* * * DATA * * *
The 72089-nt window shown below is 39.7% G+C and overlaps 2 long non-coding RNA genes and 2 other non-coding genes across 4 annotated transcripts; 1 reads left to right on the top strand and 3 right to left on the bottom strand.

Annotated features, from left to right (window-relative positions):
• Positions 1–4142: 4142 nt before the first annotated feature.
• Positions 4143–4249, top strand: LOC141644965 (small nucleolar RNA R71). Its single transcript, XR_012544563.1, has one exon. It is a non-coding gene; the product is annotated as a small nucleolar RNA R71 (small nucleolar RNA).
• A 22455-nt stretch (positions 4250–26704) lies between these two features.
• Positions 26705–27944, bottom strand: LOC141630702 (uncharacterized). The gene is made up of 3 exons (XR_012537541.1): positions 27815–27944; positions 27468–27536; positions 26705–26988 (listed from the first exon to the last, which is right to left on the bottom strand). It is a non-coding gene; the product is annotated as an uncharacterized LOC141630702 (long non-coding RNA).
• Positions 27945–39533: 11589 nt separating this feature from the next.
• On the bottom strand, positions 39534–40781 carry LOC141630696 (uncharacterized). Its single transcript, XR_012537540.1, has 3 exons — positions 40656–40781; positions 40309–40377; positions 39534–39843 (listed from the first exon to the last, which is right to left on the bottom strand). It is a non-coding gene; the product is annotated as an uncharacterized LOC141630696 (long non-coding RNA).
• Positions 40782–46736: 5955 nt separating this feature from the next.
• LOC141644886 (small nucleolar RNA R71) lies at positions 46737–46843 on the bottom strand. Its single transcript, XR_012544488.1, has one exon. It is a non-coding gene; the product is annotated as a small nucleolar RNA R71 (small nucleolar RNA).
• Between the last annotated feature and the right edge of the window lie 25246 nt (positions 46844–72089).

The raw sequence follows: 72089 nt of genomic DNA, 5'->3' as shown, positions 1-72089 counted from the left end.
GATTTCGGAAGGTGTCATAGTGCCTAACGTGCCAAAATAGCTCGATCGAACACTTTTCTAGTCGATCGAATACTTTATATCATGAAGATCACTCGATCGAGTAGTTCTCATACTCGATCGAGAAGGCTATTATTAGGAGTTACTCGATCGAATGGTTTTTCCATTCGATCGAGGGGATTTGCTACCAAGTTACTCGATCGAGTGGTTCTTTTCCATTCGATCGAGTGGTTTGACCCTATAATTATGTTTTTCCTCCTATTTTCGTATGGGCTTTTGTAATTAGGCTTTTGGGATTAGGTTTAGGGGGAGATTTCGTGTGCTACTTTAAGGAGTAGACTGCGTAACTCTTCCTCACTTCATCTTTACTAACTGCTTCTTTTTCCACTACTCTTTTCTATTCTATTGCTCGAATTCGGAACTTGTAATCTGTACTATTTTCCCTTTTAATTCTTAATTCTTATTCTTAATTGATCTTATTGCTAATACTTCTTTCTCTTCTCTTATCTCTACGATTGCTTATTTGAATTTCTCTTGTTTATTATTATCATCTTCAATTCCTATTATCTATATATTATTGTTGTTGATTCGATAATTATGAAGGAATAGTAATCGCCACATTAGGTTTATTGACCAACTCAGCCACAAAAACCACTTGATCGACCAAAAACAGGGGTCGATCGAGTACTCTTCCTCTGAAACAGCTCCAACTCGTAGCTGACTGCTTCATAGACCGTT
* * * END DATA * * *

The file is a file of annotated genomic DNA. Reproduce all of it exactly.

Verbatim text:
The 72089-nt window shown below is 39.7% G+C and overlaps 2 long non-coding RNA genes and 2 other non-coding genes across 4 annotated transcripts; 1 reads left to right on the top strand and 3 right to left on the bottom strand.

Annotated features, from left to right (window-relative positions):
• Positions 1–4142: 4142 nt before the first annotated feature.
• Positions 4143–4249, top strand: LOC141644965 (small nucleolar RNA R71). Its single transcript, XR_012544563.1, has one exon. It is a non-coding gene; the product is annotated as a small nucleolar RNA R71 (small nucleolar RNA).
• A 22455-nt stretch (positions 4250–26704) lies between these two features.
• Positions 26705–27944, bottom strand: LOC141630702 (uncharacterized). The gene is made up of 3 exons (XR_012537541.1): positions 27815–27944; positions 27468–27536; positions 26705–26988 (listed from the first exon to the last, which is right to left on the bottom strand). It is a non-coding gene; the product is annotated as an uncharacterized LOC141630702 (long non-coding RNA).
• Positions 27945–39533: 11589 nt separating this feature from the next.
• On the bottom strand, positions 39534–40781 carry LOC141630696 (uncharacterized). Its single transcript, XR_012537540.1, has 3 exons — positions 40656–40781; positions 40309–40377; positions 39534–39843 (listed from the first exon to the last, which is right to left on the bottom strand). It is a non-coding gene; the product is annotated as an uncharacterized LOC141630696 (long non-coding RNA).
• Positions 40782–46736: 5955 nt separating this feature from the next.
• LOC141644886 (small nucleolar RNA R71) lies at positions 46737–46843 on the bottom strand. Its single transcript, XR_012544488.1, has one exon. It is a non-coding gene; the product is annotated as a small nucleolar RNA R71 (small nucleolar RNA).
• Between the last annotated feature and the right edge of the window lie 25246 nt (positions 46844–72089).

The raw sequence follows: 72089 nt of genomic DNA, 5'->3' as shown, positions 1-72089 counted from the left end.
GATTTCGGAAGGTGTCATAGTGCCTAACGTGCCAAAATAGCTCGATCGAACACTTTTCTAGTCGATCGAATACTTTATATCATGAAGATCACTCGATCGAGTAGTTCTCATACTCGATCGAGAAGGCTATTATTAGGAGTTACTCGATCGAATGGTTTTTCCATTCGATCGAGGGGATTTGCTACCAAGTTACTCGATCGAGTGGTTCTTTTCCATTCGATCGAGTGGTTTGACCCTATAATTATGTTTTTCCTCCTATTTTCGTATGGGCTTTTGTAATTAGGCTTTTGGGATTAGGTTTAGGGGGAGATTTCGTGTGCTACTTTAAGGAGTAGACTGCGTAACTCTTCCTCACTTCATCTTTACTAACTGCTTCTTTTTCCACTACTCTTTTCTATTCTATTGCTCGAATTCGGAACTTGTAATCTGTACTATTTTCCCTTTTAATTCTTAATTCTTATTCTTAATTGATCTTATTGCTAATACTTCTTTCTCTTCTCTTATCTCTACGATTGCTTATTTGAATTTCTCTTGTTTATTATTATCATCTTCAATTCCTATTATCTATATATTATTGTTGTTGATTCGATAATTATGAAGGAATAGTAATCGCCACATTAGGTTTATTGACCAACTCAGCCACAAAAACCACTTGATCGACCAAAAACAGGGGTCGATCGAGTACTCTTCCTCTGAAACAGCTCCAACTCGTAGCTGACTGCTTCATAGACCGTT